About Susanna Freymark:
I write. I wonder. Not necessarily in that order.
My first book Losing February is about love and sex and is published by Pan Macmiilan.
My second book, not yet released, is called Drowning on the Way Home where the theme of home is explored. Is home a place or people? Set in the Central Australian desert it also explores friendships, culture and family dysfunction.
I work as a journalist and write short fiction stories when I’m not working on a novel.
It is easy to see how words are such a big part of my life. (yes, I even like Scrabble).
In between writing, I sail, garden, walk the dog on the beach and love nothing more than sitting on the verandah with family and friends, sipping wine and talking about the world.
What inspires you to write?
Life inspires me. The way we talk, interact, love and cry. People fascinate me. It can be a snippet of a conversation, a hand movement, any small detail sets off a story.
I write to understand what I am thinking and a story rolls around in my head, sometimes for years, before I start writing.
Tell us about your writing process.
First up, I write without planning or thinking. For about 20,000 words to see what comes out.
I give myself permission to write rubbish so my self-editor stays quiet.
After the 20,000 mark I look at what I have and ask myself: Am I prepared to commit to this story? It is amn imnpirtant question.
If the answer is yes, I don’t stop thinking about the story, the characters and what might happen. I make a rough plan on big sheets of paper but stay open about it., It nearly always changes. I collect pictures and quotes that inspire me in writing a particular story.
For Fiction Writers: Do you listen (or talk to) to your characters?
When I sit down to write, I ask the characters what they want to do. The answer is often surprising. I love seeing where they take me.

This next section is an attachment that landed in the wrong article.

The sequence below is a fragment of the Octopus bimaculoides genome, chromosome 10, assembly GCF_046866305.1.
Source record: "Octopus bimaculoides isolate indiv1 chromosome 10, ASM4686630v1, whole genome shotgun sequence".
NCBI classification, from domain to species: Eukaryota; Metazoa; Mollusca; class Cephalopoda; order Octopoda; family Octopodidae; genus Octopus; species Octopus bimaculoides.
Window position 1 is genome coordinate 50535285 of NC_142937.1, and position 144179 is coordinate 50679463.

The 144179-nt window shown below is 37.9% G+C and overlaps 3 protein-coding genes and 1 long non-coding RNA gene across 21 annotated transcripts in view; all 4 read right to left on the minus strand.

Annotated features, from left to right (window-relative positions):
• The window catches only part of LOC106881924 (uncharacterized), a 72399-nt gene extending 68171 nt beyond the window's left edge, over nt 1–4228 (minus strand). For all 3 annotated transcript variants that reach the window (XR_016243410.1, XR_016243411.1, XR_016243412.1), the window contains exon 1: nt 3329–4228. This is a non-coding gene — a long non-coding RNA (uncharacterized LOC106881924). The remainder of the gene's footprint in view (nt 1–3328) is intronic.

What advice would you give other writers?
I am of the never-give-up vein. And intolerant of excuses for not writing. If you want to write a book then you have to turn up at your desk and write every day.
Just do it. Your first draft is private and it doesn’t matter what it is like as long as you get something on the page. Editing has its own magic in shaping a story.
How did you decide how to publish your books?
I submitted the first chapter of Losing February to the Pan Macmillan Manuscript Monday. Anyone can do it. If they like it they ask for more. They did and here I am.
What do you think about the future of book publishing?
People will always crave stories. Whether in film, radio, orally or through books. It is how we learn about ourselves through stories. I think both print and ebooks will remain strong but the shape of these will change. Print books will becme more special and collectable while digital printing will be written in briefer formats such as books suitable for reading on a smartphone. At the end of the day- it still has to be a good story.
What genres do you write?: Fiction
What formats are your books in?: eBook, Print, Both eBook and Print
All information in this post is presented “as is” supplied by the author. We don’t edit to allow you the reader to hear the author in their own voice.